This year we are facing another key decision about our future in the UK. You may not have heard, but the Government is holding a public consultation about their approach to burying the nuclear waste stockpile that has built up over the past 70 years of play now – pay later energy policy. The consultation ends on March 31st, kicking off a five year site search period, looking for a willing host community in England with suitable ground conditions for burying high level radioactive waste. Seperate approaches are being used in the rest of the UK. We are presented with two options: Leave the waste in toxic, poorly managed and crumbling storage facilities at Sellafield and elsewhere; or can it, bury it on the doorstep and forget about it, letting the contamination slowly leach into the environment over the next few centuries. The option of new surface managed facilities, such as those being developed in Scotland, is deemed too expensive and too much of a commitment. However at least this presents future generations with some options about how to deal with our mess other than simply to receive a radioactive dose in their food and water supply. One thing is clear – we need to find a solution to the current waste crisis before we go ahead and create yet more of it.

We have a tradition of innovation and creative thinking in the UK that needs to be supported to find real solutions to our energy crisis. Reliance on nuclear as a panacea is preventing more dynamic solutions from coming to fruition. A combination of lack of investment, withdrawal of subsidies and a planning environment that prioritises large scale national infrastructure over flexible, small scale entrepreneurship and communities’ needs is destroying our hopes of a 100% renewable energy future.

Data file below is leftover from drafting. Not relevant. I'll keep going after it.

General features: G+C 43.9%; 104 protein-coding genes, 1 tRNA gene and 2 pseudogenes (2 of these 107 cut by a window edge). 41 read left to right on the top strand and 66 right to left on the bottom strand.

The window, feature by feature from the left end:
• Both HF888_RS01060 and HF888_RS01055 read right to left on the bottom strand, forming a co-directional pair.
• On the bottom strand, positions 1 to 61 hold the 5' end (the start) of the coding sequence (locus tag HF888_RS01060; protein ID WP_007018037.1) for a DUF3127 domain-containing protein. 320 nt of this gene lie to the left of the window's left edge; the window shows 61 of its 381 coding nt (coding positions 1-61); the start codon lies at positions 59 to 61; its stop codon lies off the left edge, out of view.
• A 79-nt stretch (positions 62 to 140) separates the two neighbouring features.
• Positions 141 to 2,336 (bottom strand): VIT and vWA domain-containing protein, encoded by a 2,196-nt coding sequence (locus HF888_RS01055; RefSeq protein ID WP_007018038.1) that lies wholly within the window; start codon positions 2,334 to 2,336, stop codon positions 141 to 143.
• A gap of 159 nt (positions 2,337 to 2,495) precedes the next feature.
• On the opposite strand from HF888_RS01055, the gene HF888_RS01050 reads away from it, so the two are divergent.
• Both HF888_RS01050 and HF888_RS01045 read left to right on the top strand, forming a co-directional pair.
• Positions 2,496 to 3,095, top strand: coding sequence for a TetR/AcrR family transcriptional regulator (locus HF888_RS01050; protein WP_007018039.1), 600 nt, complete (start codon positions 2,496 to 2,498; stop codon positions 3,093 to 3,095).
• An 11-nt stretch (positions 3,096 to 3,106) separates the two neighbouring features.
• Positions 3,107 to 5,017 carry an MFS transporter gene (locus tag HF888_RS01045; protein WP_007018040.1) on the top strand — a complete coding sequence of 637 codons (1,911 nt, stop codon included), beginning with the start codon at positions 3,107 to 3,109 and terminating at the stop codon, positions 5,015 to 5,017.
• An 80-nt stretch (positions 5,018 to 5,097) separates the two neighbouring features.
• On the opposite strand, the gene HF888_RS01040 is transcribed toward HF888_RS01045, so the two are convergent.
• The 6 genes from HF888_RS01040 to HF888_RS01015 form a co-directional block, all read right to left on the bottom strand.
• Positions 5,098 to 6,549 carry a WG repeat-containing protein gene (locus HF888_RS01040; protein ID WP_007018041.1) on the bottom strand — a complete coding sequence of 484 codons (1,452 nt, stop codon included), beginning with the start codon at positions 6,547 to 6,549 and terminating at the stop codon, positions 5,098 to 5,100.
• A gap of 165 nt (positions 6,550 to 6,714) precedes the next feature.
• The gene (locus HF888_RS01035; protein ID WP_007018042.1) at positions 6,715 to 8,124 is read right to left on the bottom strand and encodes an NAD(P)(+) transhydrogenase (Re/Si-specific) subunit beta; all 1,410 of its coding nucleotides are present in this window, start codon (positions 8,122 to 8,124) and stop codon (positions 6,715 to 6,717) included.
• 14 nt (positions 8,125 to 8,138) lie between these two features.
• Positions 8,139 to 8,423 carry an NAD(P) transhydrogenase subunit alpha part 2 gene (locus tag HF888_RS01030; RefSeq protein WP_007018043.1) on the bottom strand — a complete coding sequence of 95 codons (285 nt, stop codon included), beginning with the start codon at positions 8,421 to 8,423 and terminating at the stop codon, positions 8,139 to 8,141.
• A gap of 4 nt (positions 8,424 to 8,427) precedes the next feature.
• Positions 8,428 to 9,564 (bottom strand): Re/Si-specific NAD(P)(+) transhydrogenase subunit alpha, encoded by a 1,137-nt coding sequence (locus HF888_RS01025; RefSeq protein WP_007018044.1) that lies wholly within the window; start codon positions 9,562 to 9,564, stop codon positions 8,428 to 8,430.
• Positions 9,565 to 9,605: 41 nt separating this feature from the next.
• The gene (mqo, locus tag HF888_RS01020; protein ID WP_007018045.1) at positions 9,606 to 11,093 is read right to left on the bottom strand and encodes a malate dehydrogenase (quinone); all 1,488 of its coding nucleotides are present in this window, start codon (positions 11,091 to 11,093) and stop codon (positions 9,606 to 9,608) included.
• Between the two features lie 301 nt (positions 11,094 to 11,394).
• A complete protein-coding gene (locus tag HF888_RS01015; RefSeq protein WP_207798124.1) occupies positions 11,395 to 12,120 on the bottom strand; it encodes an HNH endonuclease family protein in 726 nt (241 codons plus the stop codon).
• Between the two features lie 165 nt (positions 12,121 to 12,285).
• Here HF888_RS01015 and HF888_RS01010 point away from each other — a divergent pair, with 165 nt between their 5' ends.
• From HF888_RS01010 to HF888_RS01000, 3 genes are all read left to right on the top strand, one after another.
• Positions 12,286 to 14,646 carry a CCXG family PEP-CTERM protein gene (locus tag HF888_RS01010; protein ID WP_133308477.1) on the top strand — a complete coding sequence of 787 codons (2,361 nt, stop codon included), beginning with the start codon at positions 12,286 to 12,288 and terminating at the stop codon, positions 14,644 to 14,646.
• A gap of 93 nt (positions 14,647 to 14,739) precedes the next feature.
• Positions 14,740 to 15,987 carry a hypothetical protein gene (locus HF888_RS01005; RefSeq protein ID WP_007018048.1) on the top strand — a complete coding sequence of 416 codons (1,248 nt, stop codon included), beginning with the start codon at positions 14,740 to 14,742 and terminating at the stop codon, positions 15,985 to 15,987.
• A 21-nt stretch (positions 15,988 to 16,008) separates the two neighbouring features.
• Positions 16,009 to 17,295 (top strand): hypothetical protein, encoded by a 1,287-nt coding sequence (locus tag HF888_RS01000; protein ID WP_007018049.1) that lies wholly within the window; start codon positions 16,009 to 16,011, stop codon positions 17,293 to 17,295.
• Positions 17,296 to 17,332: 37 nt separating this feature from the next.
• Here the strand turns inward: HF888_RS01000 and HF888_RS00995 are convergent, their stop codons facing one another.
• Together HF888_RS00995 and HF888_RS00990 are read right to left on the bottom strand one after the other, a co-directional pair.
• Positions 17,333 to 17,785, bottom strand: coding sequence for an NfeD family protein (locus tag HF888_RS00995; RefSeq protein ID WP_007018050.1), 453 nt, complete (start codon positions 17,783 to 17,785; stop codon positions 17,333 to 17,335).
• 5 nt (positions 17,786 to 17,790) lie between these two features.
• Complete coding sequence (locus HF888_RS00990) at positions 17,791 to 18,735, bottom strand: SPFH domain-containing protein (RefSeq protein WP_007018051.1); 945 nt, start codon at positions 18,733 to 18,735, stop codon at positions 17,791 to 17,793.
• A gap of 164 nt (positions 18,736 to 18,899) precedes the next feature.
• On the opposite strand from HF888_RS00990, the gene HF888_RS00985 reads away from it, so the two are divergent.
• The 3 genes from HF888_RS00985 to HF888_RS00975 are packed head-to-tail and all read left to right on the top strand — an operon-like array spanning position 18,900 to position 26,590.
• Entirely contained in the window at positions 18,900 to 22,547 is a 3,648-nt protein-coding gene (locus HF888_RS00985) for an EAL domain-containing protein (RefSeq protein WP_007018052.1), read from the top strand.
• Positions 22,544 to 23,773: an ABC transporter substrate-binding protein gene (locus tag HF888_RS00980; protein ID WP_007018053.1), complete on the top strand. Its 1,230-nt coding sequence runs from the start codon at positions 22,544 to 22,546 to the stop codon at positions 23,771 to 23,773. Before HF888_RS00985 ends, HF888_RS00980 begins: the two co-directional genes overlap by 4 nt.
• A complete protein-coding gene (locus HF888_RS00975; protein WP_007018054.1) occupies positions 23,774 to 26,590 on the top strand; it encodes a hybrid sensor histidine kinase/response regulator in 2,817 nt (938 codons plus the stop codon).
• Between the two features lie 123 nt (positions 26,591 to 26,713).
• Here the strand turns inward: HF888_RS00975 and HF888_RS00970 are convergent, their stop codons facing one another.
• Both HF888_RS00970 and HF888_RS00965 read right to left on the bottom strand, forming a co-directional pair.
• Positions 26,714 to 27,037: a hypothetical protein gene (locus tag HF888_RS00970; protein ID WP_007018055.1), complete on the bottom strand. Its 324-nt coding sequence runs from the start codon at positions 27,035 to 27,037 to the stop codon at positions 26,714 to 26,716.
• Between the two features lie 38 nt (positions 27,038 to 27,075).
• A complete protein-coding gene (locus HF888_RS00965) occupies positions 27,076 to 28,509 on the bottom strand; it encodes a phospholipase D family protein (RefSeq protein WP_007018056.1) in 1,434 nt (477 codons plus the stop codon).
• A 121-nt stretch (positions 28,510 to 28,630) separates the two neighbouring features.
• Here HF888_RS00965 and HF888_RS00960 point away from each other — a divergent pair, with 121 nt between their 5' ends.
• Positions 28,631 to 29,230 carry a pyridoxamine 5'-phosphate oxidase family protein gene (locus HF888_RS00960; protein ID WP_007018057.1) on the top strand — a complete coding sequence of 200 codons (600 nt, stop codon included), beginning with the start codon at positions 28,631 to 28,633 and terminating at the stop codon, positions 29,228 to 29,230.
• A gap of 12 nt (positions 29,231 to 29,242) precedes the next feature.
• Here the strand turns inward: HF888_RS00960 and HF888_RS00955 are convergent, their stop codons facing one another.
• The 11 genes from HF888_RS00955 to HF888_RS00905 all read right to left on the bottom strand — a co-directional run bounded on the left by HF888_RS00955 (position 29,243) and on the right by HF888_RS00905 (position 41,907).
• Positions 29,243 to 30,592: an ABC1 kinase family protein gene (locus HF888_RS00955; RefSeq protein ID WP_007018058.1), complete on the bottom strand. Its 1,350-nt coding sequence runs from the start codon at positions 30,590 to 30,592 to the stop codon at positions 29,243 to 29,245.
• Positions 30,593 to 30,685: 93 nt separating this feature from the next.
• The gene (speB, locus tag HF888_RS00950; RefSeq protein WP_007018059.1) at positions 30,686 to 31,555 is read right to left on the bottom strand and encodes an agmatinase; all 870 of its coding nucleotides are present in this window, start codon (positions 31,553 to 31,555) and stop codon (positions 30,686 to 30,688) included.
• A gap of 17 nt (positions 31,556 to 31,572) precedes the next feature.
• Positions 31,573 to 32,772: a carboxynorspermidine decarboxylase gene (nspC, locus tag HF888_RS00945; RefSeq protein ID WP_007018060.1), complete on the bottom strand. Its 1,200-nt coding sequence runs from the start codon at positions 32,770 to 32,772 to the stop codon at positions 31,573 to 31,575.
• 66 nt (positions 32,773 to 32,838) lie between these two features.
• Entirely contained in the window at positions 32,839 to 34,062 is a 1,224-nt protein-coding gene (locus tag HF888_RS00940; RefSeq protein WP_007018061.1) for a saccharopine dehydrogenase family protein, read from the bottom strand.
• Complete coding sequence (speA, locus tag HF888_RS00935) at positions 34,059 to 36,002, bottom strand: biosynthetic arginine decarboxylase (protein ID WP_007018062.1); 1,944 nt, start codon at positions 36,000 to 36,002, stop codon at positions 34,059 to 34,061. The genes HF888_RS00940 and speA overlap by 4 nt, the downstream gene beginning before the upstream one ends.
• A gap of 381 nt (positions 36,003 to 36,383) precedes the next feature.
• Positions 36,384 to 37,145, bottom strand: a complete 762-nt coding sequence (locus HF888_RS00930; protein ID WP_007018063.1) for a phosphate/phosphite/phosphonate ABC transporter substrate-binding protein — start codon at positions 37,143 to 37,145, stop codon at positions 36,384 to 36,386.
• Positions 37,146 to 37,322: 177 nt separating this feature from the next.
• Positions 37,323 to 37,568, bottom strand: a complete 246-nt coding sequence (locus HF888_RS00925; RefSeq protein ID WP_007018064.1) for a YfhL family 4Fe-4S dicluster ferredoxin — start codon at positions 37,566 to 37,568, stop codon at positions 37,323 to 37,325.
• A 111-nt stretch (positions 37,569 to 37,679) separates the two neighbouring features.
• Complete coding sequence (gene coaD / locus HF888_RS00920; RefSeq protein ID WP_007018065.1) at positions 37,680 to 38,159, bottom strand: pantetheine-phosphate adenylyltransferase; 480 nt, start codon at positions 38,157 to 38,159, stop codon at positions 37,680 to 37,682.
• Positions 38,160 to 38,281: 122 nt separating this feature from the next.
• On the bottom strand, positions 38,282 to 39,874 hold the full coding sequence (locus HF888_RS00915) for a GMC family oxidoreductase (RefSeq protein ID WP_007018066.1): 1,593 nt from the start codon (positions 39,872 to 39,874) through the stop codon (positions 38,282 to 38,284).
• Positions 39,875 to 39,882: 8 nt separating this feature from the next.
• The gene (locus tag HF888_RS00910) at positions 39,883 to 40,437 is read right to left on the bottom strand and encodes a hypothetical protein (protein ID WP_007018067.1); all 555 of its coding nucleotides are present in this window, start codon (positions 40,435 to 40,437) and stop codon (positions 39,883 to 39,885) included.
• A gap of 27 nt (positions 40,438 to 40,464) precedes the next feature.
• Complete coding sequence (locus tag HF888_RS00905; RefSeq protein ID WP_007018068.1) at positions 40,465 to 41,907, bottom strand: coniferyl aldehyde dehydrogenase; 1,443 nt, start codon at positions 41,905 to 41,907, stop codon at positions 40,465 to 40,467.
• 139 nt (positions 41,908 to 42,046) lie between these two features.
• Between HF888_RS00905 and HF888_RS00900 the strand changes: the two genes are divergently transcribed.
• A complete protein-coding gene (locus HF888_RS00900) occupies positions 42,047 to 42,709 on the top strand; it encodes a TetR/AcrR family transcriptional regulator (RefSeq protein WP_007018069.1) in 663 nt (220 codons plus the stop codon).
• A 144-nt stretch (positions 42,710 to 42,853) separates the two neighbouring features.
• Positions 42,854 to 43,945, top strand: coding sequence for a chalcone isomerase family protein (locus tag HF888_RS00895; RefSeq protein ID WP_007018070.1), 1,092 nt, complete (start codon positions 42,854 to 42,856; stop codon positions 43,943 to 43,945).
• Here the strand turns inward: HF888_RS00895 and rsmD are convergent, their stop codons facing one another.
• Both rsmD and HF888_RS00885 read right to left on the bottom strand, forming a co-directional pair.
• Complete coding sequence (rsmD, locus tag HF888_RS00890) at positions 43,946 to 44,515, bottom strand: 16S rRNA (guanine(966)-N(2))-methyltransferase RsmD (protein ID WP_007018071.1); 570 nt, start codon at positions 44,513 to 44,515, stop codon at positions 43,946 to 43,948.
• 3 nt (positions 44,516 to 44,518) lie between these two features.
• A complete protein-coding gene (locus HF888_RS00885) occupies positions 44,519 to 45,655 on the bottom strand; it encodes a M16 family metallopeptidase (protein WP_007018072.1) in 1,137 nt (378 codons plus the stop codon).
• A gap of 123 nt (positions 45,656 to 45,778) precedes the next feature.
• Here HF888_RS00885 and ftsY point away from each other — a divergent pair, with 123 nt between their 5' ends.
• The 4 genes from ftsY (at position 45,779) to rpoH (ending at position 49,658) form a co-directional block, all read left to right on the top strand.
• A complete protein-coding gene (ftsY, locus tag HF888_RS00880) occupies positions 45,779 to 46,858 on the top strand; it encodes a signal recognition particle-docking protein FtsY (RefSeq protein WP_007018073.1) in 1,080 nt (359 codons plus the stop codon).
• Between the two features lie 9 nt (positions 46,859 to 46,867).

An example: The Swansea Tidal Lagoon, a prototype large scale tidal scheme predicted to power 150,000 homes, capable of being replicated in numerous coastal locations and utilising innovative technology that could be exported to the rest of the world. Rejected for subsidy by the Government as too costly at £1.3 Billion, while elsewhere in Wales they offered to directly invest in the Wylfa nuclear power station coming in at £16 Billion and generating energy for half the time and toxic waste for eternity. Even the National Infrastructure Commission thinks this is nuts, advising last year “Given the balance of cost and risk, a renewables-based system looks a safer bet at present than constructing multiple new nuclear power plants.”

We will be gathering at the Springfields nuclear site in Lancashire, the dark heart of the UK nuclear industry, to highlight the need for action on the twin fronts of new nuclear generation and radioactive waste disposal. Springfields is where nuclear fuel has been produced for both civil and military use, and waste processed for both the UK and foreign nuclear industry. It is an opportunity to follow the route of radioactive waste as it travels our transport network, to understand how this issue affects everyone, everywhere. We will even be dressing as barrels of waste in an attempt to break a world record for surrounding a nuclear site. We will be having conversations about how our nuclear energy use affects communities elsewhere in the world and sharing information about the likely effects of a Geological Disposal Facility waste dump in Cumbria or elsewhere.